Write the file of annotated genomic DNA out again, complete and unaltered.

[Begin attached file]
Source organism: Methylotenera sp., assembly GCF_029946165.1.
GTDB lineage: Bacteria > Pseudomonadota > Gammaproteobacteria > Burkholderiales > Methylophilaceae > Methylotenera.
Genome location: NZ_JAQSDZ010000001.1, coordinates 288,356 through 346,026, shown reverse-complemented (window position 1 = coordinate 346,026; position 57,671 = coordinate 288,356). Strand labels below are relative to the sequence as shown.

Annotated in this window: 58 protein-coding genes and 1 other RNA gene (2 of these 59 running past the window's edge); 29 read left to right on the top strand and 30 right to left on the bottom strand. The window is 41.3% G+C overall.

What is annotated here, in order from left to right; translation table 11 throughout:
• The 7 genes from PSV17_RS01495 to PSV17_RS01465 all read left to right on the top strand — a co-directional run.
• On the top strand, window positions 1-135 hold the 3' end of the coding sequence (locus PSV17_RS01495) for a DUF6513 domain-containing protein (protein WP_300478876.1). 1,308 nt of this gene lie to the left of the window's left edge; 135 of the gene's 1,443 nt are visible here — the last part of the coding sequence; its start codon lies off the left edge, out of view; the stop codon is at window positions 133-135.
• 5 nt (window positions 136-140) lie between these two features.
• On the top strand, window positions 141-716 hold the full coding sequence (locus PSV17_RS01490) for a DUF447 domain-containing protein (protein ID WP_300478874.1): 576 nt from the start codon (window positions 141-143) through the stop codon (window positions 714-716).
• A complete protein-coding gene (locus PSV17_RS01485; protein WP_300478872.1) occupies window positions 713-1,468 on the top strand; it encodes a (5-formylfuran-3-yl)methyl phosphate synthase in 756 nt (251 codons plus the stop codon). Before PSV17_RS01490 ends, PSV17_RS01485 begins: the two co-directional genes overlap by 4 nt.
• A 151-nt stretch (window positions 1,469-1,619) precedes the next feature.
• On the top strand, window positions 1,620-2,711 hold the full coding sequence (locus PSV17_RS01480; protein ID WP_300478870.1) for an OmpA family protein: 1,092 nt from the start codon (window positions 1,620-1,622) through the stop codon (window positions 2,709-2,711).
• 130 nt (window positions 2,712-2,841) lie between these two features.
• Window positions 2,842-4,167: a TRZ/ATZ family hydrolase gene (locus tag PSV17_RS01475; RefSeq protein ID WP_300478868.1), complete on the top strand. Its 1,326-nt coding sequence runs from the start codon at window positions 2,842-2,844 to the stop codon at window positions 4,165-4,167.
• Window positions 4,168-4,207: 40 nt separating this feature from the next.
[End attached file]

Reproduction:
Source organism: Methylotenera sp., assembly GCF_029946165.1.
GTDB lineage: Bacteria > Pseudomonadota > Gammaproteobacteria > Burkholderiales > Methylophilaceae > Methylotenera.
Genome location: NZ_JAQSDZ010000001.1, coordinates 288,356 through 346,026, shown reverse-complemented (window position 1 = coordinate 346,026; position 57,671 = coordinate 288,356). Strand labels below are relative to the sequence as shown.

Annotated in this window: 58 protein-coding genes and 1 other RNA gene (2 of these 59 running past the window's edge); 29 read left to right on the top strand and 30 right to left on the bottom strand. The window is 41.3% G+C overall.

What is annotated here, in order from left to right; translation table 11 throughout:
• The 7 genes from PSV17_RS01495 to PSV17_RS01465 all read left to right on the top strand — a co-directional run.
• On the top strand, window positions 1-135 hold the 3' end of the coding sequence (locus PSV17_RS01495) for a DUF6513 domain-containing protein (protein WP_300478876.1). 1,308 nt of this gene lie to the left of the window's left edge; 135 of the gene's 1,443 nt are visible here — the last part of the coding sequence; its start codon lies off the left edge, out of view; the stop codon is at window positions 133-135.
• 5 nt (window positions 136-140) lie between these two features.
• On the top strand, window positions 141-716 hold the full coding sequence (locus PSV17_RS01490) for a DUF447 domain-containing protein (protein ID WP_300478874.1): 576 nt from the start codon (window positions 141-143) through the stop codon (window positions 714-716).
• A complete protein-coding gene (locus PSV17_RS01485; protein WP_300478872.1) occupies window positions 713-1,468 on the top strand; it encodes a (5-formylfuran-3-yl)methyl phosphate synthase in 756 nt (251 codons plus the stop codon). Before PSV17_RS01490 ends, PSV17_RS01485 begins: the two co-directional genes overlap by 4 nt.
• A 151-nt stretch (window positions 1,469-1,619) precedes the next feature.
• On the top strand, window positions 1,620-2,711 hold the full coding sequence (locus PSV17_RS01480; protein ID WP_300478870.1) for an OmpA family protein: 1,092 nt from the start codon (window positions 1,620-1,622) through the stop codon (window positions 2,709-2,711).
• 130 nt (window positions 2,712-2,841) lie between these two features.
• Window positions 2,842-4,167: a TRZ/ATZ family hydrolase gene (locus tag PSV17_RS01475; RefSeq protein ID WP_300478868.1), complete on the top strand. Its 1,326-nt coding sequence runs from the start codon at window positions 2,842-2,844 to the stop codon at window positions 4,165-4,167.
• Window positions 4,168-4,207: 40 nt separating this feature from the next.